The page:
Whether or not you care to admit it, the internet has seen a staggering increase in the number of cyber bullying instances in the last few years. We’re not just talking about the USA either; the UK has been hit very hard by the desire to torment others via the latest social media technology.
The children’s helpline Childline has seen a staggering 87% increase in the number of counselling sessions over the three years 2013-2015 as a direct result of online bullying. Even if someone hasn’t reported an act of cyberbullying, many have still been exposed to it or had it affect them directly. More than two in five (41%) of youngsters aged between 11-19 have admitted to seeing online behaviour or content that upset them, with 27% of children aged 7-11 saying the same.
When you consider that 96% of youngsters aged between 11-19 use at least one form of online communication, you can see the scale of the problem.
To put the numbers into something more quantifiable, a staggering 5.43 million children in the UK have admitted to seeing cyberbullying, or being a victim of it. An even more alarming 1.26 million have stated they have been subjected to extreme cyberbullying every single day.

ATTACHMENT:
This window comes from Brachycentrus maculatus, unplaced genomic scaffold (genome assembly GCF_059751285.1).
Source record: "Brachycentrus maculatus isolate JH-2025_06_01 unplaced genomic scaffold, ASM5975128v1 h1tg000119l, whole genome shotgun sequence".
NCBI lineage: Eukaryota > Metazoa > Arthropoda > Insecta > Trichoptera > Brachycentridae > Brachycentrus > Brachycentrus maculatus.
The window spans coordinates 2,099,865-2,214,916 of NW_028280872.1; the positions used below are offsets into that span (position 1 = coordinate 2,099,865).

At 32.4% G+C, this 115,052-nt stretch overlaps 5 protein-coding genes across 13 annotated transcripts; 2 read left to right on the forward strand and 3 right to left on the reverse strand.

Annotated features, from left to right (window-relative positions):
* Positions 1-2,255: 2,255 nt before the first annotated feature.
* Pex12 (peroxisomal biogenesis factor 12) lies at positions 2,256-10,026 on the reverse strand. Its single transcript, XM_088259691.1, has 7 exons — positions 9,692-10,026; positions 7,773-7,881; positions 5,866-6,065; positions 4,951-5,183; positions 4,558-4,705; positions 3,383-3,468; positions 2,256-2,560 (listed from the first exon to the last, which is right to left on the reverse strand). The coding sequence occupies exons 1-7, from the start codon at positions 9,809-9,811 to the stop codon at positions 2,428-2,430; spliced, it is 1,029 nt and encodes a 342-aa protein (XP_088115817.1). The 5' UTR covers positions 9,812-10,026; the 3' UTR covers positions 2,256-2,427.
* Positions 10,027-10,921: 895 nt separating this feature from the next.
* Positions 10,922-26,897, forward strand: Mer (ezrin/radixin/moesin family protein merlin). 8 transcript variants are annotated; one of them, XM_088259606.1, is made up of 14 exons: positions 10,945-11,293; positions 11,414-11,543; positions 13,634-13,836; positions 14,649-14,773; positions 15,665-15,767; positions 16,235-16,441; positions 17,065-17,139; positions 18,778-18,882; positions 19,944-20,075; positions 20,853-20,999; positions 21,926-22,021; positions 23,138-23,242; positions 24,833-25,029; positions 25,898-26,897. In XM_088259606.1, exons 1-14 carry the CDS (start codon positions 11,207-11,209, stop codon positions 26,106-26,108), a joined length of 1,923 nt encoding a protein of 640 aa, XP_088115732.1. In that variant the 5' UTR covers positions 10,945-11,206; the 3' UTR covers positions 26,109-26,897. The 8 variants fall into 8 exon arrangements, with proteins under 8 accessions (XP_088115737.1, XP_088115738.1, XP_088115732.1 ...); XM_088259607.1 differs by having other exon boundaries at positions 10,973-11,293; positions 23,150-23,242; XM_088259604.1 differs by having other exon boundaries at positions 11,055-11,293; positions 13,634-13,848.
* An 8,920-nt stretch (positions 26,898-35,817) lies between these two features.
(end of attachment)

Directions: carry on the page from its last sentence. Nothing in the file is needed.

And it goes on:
[bctt tweet=”The internet may be a wonderful tool for learning, but it’s also a deeply scary tool for bullying.” username=”EngageWeb”]
So what is cyberbullying, and what forms does it take? Here are a few examples of cyberbullying. If any of these situations seem familiar to you, you need to be able to recognise them.
Outing or shaming
This is when someone is exposed to a group of people, often friends, for something personal to them. It could be a secret they’ve been keeping, or something they’ve done that they’d rather not have announced. The cyberbully will have no thought for the feelings of the person being outed or shamed, and will encourage others to mock them.
This is when a person pretends to be someone else online. They may have done this by gaining access to their computer, phone or tablet and posting comments from their account, or they may have created a fake profile in the victim’s name.
This is a very popular term by the media and one that is rolled out to describe any sort of online action deemed distasteful. Trolling is actually when you derail a conversion with a series of comments designed to cause an argument.
Often confused with trolling, flaming is when you purposefully insult or rile someone to the point of retaliation. This can be aimed at one person or at a group of people.